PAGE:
Lesson #2 – know your audience. GE in the 50s knew that TV was the medium that mattered to their audience. In present day they know that their target audience is busy and competition for attention is high. A fast-paced world means that podcasts work better as the medium for multi-tasking.
Although GE co-produced the show, their intention was not to advertise directly to the show’s more than a million listeners. As Andy Goldberg, chief creative officer at GE explained, “I don’t consider it advertising. It’s a podcast show that just happens to be produced by a brand instead of a network. It’s a science fiction story to connect listeners with what the GE brand is all about without selling the GE brand.”
If the standard is high-enough people will engage with it, it doesn’t matter if it is being created by a brand or a media outlet.
The same can be said for General Electric’s brand newsroom – GE Reports. They share content on everything from the future of VR to the coolest things on earth this week. They also showcase debates on more controversial matters like natural gas or robotics. There articles get more traffic their news sites like Wired or the Huffington Post, this article on LED lighting in farming got over one million views and was the top piece of content on reddit for a week.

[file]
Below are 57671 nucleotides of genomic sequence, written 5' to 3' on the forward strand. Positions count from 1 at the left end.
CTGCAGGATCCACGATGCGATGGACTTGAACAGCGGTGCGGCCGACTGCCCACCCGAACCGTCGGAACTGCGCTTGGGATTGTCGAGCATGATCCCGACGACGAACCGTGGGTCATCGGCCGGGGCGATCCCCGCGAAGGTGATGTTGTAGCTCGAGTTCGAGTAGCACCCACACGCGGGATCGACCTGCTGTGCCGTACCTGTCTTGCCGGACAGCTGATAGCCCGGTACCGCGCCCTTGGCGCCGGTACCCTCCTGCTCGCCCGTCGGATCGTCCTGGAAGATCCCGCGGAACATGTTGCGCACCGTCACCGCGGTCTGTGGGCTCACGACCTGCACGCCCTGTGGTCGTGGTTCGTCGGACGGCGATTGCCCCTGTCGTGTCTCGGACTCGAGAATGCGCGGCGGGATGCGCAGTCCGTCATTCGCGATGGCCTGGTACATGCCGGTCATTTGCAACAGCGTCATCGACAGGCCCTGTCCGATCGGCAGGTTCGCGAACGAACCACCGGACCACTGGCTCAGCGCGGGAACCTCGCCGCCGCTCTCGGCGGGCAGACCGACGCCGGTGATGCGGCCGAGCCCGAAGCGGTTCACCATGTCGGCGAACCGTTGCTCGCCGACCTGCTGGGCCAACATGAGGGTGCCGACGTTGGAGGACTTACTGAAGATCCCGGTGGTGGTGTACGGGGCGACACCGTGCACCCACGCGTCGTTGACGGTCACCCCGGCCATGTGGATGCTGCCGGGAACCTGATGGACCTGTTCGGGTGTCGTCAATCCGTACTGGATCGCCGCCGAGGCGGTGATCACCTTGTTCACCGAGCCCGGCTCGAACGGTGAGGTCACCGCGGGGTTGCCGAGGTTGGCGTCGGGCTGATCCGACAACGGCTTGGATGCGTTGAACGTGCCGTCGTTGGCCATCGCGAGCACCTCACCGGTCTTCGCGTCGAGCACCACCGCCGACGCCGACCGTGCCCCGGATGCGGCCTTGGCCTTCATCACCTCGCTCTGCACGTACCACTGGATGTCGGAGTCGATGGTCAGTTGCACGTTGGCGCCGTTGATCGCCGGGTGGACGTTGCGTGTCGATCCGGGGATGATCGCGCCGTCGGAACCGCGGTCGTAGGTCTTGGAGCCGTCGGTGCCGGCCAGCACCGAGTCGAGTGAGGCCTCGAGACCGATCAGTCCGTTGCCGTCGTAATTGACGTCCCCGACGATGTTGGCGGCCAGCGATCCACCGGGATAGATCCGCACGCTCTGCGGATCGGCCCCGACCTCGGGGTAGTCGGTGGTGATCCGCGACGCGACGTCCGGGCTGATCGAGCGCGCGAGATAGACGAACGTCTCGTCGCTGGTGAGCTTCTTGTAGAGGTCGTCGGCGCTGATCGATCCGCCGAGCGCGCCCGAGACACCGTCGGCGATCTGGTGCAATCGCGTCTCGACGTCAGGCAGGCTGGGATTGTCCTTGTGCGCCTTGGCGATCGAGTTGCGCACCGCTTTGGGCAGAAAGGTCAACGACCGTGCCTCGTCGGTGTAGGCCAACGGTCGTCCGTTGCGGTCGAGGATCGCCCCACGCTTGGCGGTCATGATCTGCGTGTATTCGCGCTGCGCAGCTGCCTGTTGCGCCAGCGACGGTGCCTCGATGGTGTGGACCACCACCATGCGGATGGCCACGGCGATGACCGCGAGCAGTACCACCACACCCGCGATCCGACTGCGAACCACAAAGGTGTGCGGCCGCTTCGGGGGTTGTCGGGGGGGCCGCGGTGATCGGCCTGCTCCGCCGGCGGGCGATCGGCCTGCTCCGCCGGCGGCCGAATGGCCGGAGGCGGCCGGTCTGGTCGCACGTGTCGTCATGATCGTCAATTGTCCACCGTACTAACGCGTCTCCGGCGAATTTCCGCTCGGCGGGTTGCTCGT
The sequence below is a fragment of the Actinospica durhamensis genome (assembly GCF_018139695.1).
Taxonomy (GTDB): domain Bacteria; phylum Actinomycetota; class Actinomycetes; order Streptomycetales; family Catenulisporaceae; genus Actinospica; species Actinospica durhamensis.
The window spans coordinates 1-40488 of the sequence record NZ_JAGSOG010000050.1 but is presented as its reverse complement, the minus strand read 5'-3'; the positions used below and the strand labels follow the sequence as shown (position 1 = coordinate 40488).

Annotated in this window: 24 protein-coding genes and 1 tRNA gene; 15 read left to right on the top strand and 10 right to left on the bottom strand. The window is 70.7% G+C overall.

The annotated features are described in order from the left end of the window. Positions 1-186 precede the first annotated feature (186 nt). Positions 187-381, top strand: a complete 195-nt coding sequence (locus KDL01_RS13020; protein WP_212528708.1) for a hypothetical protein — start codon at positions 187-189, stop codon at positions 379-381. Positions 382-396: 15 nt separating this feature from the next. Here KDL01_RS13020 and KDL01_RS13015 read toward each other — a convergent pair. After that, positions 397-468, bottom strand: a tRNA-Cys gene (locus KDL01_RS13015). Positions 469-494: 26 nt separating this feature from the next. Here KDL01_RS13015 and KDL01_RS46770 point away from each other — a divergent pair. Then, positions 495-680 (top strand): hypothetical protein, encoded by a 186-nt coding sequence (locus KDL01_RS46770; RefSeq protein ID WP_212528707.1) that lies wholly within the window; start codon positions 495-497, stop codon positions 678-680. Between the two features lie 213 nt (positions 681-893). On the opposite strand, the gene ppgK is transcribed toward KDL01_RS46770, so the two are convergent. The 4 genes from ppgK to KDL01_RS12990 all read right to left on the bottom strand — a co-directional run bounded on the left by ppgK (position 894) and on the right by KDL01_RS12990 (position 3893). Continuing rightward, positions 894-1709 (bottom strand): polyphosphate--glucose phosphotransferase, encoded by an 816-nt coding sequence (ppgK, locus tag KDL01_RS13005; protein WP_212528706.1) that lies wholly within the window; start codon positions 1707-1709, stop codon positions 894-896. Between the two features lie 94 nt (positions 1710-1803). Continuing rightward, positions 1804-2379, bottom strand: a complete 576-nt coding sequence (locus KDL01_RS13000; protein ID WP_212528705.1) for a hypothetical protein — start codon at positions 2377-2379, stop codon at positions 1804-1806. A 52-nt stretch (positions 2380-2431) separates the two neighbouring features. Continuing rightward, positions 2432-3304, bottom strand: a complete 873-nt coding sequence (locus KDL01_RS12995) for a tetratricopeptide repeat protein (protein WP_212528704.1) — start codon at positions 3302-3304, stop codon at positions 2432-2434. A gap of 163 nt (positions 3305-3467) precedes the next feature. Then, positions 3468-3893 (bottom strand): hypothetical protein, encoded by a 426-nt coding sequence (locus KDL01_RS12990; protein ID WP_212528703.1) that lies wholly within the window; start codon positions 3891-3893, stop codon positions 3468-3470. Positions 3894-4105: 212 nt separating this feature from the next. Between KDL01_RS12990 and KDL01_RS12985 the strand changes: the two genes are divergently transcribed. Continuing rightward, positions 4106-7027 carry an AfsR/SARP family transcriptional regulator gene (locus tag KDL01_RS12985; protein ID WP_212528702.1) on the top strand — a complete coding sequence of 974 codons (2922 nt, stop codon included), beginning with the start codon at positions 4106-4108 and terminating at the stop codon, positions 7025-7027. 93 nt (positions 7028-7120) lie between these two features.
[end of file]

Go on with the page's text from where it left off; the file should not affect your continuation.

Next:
Lesson #3 – branded content shouldn’t be about your brand. GE’s podcast succeeded because it wasn’t about GE. If they had created a podcast about electricity you can be sure it wouldn’t be lighting up the lives of over a million people.
GE aren’t just creating content because they want to sell X amount of products. Of course it helps and the sales will come in time, but it goes deeper than that. They are crafting stories to make long-term connections with their customers.
“Audiences are looking well beyond what you sell. They want to know who you are and what you stand for,” said Linda Boff, CMO at General Electric. “Sometimes that means being the main character in your own play and sometimes it means showing up subtly as to not distract the audience from the enjoyment of the narrative. That is the art of storytelling with branded content, and for GE, navigating that is where the real magic happens.”